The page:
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Recovery From Addiction Is Optimal, but Harm Reduction Saves Lives, Too 

Living Clean

For Drug addicts, the obvious way to get truly healthy and return to being a functioning member of society is to stop using and stay stopped.

That's a no-brainer, and there are many treatment programs and support groups in the Charlotte area that are more than happy and willing to help addicts get clean and begin their journeys in recovery.

But recovery from addiction is not always so simple. Some addicts get and stay clean for decades, others get clean but experience occasional relapses, and still others never experience sustained recovery at all.

For syringe-using addicts in the Charlotte area who have not yet made the decision to stop using, or for those who sometimes relapse and use again, needle-exchange programs and other harm-reduction efforts save lives and curtail diseases such as HIV and Hepatitis C.

That's where Cat Nelson comes in. The 32-year-old has devoted the past two years of her life in Charlotte to providing clean needles to intravenous drug users, as reported in this week's cover story by news editor Ryan Pitkin.

Nelson, a former IV user herself, became aware of the effectiveness of needle-exchange programs and other harm-reduction efforts, such as Naloxone — which revives users who have experienced overdoses — while struggling with her own addiction about a decade ago.

It's been a tough road for Nelson. Providing IV drug users with the tools to help them continue using seems counterintuitive to some, and has been controversial both locally and nationwide. But harm-reduction efforts have proved hugely successful at preventing the spread of disease, according to numerous studies over nearly four decades, including ones done by the Centers for Disease Control and the World Health Organization.

In Charlotte, more and more people are coming around to the importance of harm-reduction programs for addicts, as the nation's opioid epidemic continues to claim lives. After years of working a needle-exchange program out of her car, Nelson now has a growing team of local allies, both private and professional.

"I think everyone's been touched in one way or another in Charlotte by the opioid epidemic, so people's attitudes are changing and they're becoming more open," Nelson tells Pitkin. "Seeing these professionals who are listening to me, and hearing me out, and interested in helping — it's just very encouraging."

Nelson is part of the new Charlotte Regional Harm Reduction Coalition, a group that is pushing for a fully funded needle-exchange program in the city. She continues to run her own program, the Queen City Needle Exchange, from 2 to 6:30 p.m. each Friday, but tells Pitkin she gets calls from addicts seeking supplies throughout the week.

"Until we can be open five days a week, we're going to be slow, because people will find other ways to get syringes," she says.

That means IV drug users who have run out of clean supplies and are unable to get more are more likely to spread disease in the Charlotte area, something that can easily be remedied with a 24-hour-a-day program.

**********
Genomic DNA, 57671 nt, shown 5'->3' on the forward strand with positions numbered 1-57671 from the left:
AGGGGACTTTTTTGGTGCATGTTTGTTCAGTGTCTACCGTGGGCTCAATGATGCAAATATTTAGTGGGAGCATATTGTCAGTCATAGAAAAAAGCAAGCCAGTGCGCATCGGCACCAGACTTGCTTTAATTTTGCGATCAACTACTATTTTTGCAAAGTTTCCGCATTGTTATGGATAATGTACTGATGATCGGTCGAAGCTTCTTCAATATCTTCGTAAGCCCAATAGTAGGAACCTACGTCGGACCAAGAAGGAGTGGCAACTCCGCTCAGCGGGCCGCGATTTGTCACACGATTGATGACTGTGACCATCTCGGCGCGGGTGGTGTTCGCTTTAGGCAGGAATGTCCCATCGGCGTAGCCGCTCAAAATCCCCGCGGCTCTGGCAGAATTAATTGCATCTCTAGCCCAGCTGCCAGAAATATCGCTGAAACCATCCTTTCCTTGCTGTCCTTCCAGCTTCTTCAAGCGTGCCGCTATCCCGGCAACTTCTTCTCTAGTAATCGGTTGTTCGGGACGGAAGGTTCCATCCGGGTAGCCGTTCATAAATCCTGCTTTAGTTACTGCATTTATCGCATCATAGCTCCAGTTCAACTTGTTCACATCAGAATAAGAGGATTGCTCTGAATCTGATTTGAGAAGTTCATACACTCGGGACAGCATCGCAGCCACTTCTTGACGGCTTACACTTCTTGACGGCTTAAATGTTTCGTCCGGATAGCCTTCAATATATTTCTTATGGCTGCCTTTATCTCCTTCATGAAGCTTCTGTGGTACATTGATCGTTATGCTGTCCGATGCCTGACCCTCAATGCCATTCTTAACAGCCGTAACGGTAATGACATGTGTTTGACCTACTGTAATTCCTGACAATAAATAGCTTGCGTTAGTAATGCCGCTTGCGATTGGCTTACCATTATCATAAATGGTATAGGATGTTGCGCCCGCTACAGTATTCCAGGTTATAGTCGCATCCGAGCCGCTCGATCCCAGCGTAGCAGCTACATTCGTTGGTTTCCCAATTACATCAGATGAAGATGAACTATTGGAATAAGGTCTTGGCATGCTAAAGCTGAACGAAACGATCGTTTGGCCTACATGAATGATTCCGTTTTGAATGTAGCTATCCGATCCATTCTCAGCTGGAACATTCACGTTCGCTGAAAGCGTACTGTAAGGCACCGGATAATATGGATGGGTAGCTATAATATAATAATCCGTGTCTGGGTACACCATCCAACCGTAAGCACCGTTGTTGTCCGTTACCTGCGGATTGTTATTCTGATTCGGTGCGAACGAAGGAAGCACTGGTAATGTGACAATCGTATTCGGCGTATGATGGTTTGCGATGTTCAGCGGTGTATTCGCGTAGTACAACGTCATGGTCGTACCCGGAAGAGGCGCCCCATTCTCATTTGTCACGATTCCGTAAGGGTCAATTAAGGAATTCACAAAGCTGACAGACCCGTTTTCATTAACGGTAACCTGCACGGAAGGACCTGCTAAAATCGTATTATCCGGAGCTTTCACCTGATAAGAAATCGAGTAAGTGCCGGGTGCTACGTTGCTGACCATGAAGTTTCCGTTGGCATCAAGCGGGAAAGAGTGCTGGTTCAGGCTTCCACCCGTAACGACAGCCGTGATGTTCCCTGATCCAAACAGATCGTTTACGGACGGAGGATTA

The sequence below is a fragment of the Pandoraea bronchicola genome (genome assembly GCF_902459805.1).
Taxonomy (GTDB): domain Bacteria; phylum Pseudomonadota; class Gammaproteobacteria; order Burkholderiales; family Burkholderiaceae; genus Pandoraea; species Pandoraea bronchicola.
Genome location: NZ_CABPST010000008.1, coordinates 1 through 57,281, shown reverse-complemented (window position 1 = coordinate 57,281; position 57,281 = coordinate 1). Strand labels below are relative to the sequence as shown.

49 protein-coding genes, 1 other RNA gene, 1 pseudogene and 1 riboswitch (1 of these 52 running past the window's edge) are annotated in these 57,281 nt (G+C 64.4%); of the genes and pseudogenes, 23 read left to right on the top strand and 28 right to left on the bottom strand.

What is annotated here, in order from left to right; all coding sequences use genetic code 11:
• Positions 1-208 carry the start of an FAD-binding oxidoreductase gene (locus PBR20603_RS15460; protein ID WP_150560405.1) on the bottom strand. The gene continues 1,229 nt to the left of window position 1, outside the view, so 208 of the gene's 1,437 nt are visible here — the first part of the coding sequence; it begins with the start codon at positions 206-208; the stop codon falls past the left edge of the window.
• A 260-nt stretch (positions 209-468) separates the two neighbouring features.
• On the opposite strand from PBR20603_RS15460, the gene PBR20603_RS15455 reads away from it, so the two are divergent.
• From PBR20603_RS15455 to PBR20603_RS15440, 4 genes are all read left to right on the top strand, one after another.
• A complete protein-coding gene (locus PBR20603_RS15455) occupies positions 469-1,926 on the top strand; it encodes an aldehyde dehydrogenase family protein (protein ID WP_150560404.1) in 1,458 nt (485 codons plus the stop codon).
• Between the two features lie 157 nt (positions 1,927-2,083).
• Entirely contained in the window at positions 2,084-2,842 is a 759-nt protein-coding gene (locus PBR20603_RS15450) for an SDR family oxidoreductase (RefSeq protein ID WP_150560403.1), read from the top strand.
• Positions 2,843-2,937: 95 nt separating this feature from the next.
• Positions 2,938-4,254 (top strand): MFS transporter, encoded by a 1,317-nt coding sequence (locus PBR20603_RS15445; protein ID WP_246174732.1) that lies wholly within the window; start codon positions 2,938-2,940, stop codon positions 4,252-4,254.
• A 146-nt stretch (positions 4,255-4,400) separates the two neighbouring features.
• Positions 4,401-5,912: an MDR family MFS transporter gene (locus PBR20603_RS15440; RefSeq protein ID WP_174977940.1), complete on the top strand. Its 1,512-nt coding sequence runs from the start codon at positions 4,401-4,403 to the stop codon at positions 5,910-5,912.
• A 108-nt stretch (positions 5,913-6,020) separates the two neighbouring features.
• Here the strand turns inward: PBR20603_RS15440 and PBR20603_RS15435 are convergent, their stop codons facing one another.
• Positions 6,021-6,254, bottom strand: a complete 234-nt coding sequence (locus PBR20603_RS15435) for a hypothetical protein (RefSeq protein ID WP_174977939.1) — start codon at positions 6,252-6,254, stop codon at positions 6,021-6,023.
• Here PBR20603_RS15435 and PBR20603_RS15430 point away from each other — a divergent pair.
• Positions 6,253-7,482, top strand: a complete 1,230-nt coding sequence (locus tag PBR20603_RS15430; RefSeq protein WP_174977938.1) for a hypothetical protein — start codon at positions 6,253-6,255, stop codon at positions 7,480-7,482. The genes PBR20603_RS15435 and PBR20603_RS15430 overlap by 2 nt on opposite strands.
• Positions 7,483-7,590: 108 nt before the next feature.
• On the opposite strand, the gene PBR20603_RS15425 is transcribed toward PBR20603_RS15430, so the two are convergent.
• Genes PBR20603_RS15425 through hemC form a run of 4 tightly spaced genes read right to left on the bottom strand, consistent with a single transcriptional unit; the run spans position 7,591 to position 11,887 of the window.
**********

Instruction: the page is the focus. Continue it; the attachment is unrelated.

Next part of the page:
Needle-exchange programs, or NEPs, first crept into mainstream consciousness during the early years of the HIV/AIDS pandemic that became a major public health crisis in the 1980s.

In the United States, one of the earliest advocates of NEPs was Jon Parker, a former IV drug user who in 1986 began a program in New Haven, Connecticut. By the later '80s and early '90s, programs had sprung up in New York City, San Francisco, Los Angeles and other large urban areas, and today they've spread to 36 states. In 2016, then-N.C. Gov. Pat McCrory signed into law a bill allowing drug users to exchange needles here.

The growing acceptance of NEPs has come because they work. In the 1990s, federally funded studies by the CDC, the National Academy of Sciences, the Government Accountability Office and other organizations provided conclusive evidence that NEPs reduce the spread of HIV among IV drug users and their families, and that they do not encourage increased drug use. In fact, addicts who participate in harm-reduction programs are five times more likely to seek treatment for their addictive disease, according to the Journal of Substance Abuse Treatment.

Although numerous organizations support NEPs, including the National Institutes of Health, the American Medical Association, the American Psychological Association, the American Bar Association, the CDC and the WHO, exchange programs still have detractors.

Creative Loafing has long supported any efforts to help drug addicts and those who suffer from other mental health-related diseases. These are problems that affect all of us in some way, but often don't get the attention they deserve because people aren't comfortable talking about them. At CL, we will continue talking about them, because our lives, or the lives of some of our family members or neighbors, depend on it.

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